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By Rabbi Yitzchok Adlerstein | Series: | Level:

G-d spoke to Yisroel in visions of the night, and said,”Yaakov, Yaakov.”

Meshech Chochmah: Neither of the avos who preceded Yaakov was a recipient of a nocturnal vision. This is peculiar to Yaakov – and it occurs more than once. Many years earlier, as Yaakov fled from Esav’s wrath and readied himself to face the uncertainties of living with Lavan, he experienced the prophetic dream of the angels ascending and descending the ladder than connected Heaven and earth. There as well the vision occurred at night.

These two episodes share a common element, which we can assume is the reason for this unusual way of communicating information to Yaakov. In both cases, Yaakov was on the cusp of leaving the land of Israel, and exposing himself to the vicissitudes of galus. In both cases, Hashem wished to reassure Yaakov that He would be with him even in the dark night of exile. Chazal[2] state the upshot of this reassurance plainly and openly: “When the Jews were exiled to Bavel, the Shechinah went with them.

This motif in Yaakov’s life explains his particular contribution to our fixed prayer. Avrohom established shacharis; Yitzchok minchah.[3] Yaakov – who gave his name to his people – ironically created the model for a davening that is halachically voluntary! Should not the name Yisrael be linked to a daily fixed prayer? Our people’s self-understanding is bound up with constant conversation with G-d!

Perhaps. But a more vital understanding for that people is that Hashem will never abandon them. This is the unique contribution of Yaakov.

This contribution follows the pattern of the offering of the heavy limbs of animals slaughtered earlier in a given day. While generally the avodah of the beis hamikdosh grinds to a halt during the evening, the offering of the residual limbs is an exception. If the process of offering began by day with the animal’s slaughter and application of its blood on the mizbeach, the burning of the limbs (if not completed by day) may take place at night.[4]

These halachos create an image, whose message is clear: when something is associated with Hashem during the daytime, i.e. connected to Him during times in which He illuminates our lives freely and easily, it remains attached to Him even when His countenance seems to turn away. When a curtain of darkness falls on an animal whose elevation towards Hashem began by day, the avodah of that animal may continue even at night.

Prophecy is subject to the same rule. A navi who once experienced nevuah while in the land of Israel (like Yechezkel) can continue to receive prophecy when he leaves the land.[5]

These ideas yield a crucial bit of instruction to us. When a Jew holds firm to the mesorah – when he follows the ways and lessons of his forefathers who lived at a time of the open connection between Hashem and His people that existed when the beis hamikdosh stood in its place – then he can be treated as a continuation of an ancient and venerable people. The Shechinah continues to dwell among such people. If, however, he forgets the covenant of his ancestors and does not follow in their ways, but lives as if part of a separate people, then the Shechinah is not with him in galus! He is treated with scorn and derision, no longer as part of a proud, ancient group that once saw the glory of Hashem when it was open and manifest.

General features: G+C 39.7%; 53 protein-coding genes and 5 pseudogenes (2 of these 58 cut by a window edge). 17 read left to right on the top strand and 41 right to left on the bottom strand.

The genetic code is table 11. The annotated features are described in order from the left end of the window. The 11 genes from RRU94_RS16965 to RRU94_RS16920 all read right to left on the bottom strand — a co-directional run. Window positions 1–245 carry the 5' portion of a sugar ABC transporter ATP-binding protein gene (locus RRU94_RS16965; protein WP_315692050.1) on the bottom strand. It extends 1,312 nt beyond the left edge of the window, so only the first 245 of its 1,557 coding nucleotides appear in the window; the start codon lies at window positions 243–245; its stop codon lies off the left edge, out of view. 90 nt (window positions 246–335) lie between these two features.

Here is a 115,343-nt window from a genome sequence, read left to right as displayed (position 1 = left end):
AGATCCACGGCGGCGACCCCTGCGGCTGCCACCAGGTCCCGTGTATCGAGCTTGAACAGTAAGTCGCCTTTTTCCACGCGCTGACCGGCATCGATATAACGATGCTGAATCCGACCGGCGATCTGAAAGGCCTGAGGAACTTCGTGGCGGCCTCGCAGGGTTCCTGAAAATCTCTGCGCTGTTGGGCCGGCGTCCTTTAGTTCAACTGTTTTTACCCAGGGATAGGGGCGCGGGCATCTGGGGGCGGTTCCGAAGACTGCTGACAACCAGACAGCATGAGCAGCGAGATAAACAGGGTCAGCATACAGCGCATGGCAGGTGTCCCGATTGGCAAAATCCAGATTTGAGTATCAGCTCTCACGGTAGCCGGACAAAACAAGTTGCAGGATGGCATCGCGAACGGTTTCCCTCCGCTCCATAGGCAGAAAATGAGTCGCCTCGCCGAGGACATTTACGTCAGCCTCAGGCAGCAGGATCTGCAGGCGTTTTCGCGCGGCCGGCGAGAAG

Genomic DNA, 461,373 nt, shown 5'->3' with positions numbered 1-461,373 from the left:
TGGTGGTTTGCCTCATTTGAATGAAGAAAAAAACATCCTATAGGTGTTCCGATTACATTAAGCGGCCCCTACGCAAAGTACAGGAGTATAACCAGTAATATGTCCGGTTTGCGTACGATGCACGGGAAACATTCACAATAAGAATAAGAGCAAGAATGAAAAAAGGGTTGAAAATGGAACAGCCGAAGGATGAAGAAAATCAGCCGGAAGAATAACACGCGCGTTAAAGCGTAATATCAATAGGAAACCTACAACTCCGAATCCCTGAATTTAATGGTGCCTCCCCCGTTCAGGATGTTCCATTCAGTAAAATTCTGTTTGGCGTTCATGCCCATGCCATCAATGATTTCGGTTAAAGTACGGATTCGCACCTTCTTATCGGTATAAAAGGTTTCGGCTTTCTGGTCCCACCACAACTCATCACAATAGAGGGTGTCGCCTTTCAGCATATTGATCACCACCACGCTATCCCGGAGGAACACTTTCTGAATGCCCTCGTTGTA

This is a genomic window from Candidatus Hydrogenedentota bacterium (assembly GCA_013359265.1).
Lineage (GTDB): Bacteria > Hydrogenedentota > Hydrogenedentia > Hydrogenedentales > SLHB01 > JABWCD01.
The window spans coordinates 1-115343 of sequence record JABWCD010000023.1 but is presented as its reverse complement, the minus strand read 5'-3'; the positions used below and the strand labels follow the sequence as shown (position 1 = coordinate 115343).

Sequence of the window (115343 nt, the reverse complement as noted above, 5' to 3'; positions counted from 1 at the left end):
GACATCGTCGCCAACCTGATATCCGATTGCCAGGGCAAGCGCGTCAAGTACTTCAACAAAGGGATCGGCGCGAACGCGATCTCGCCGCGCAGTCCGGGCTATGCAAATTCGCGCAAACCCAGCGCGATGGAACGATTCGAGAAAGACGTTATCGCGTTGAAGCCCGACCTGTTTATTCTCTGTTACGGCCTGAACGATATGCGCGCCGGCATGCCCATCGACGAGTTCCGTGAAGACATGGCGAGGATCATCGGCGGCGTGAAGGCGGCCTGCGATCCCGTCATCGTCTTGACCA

Yosef’s Blindfold[6]

I will descend with you to Egypt, and I will bring you up, and Yosef will place his hand on your eyes.

Meshech Chochmah: What magic is Yosef’s hand working? Whatever it is doing, should it not be mentioned in its proper chronological place – sometime after Yaakov’s descent to Egypt, and before his eventual rising up out of the land?

Yosef’s hand is meant to avert Yaakov’s intellectual gaze upon the enigmatic course of his life. Why would Hashem lead him to Egypt, only to declare from the beginning that His intention was to lead him out of it? Avrohom was instructed to turn his life around, and follow G-d’s instruction to move to the land of Canaan. Once there, however, he was to remain there. Why would Hashem tell Yaakov to emigrate to Egypt, for the apparent purpose of making an eventual u-turn? If his descent to Egypt was for some good purpose, why rise up and leave later?

Hashem tells Yaakov not to peer too intently into the ways of Divine providence. Yosef’s odyssey should cover Yaakov’s eyes to prevent him from looking so hard, because it points to the inscrutable and elevated ways of His thought. Who would ever have thought that Yosef’s travail would lead to such great good? Who could have predicted that by living in Egypt, he would become its ruler? It is Yosef’s example that would help Yaakov understand the apparent paradox of being told in the same breath to go to Egypt, and to leave it as well.

In fact, the benefit of Yosef’s position was not limited to providing for his family – something he perhaps could have done from a distance. Yosef’s prominence and role worked in tandem with the eventual presence of Yaakov to create awareness of fundamental truths about G-d and Man. Thus, the long, hard stay in Egypt would eventually prove to be a necessary experience on the way to the elevation of the Jewish people with the Exodus. But it would also bring great promise to others. It would benefit some Egyptians in the short run – and all of humanity in its greater role. Klal Yisrael’s limited stay in Egypt would eventually make sense, just as Yosef’s life did.

[1] Based on Meshech Chochmah, Bereishis 46:2

[2] Megilah 29A

[3] Berachos 26B

[4] Berachos 2A

[5] Moed Katan 25A

[6] Based on Meshech Chochmah, Bereishis 46:4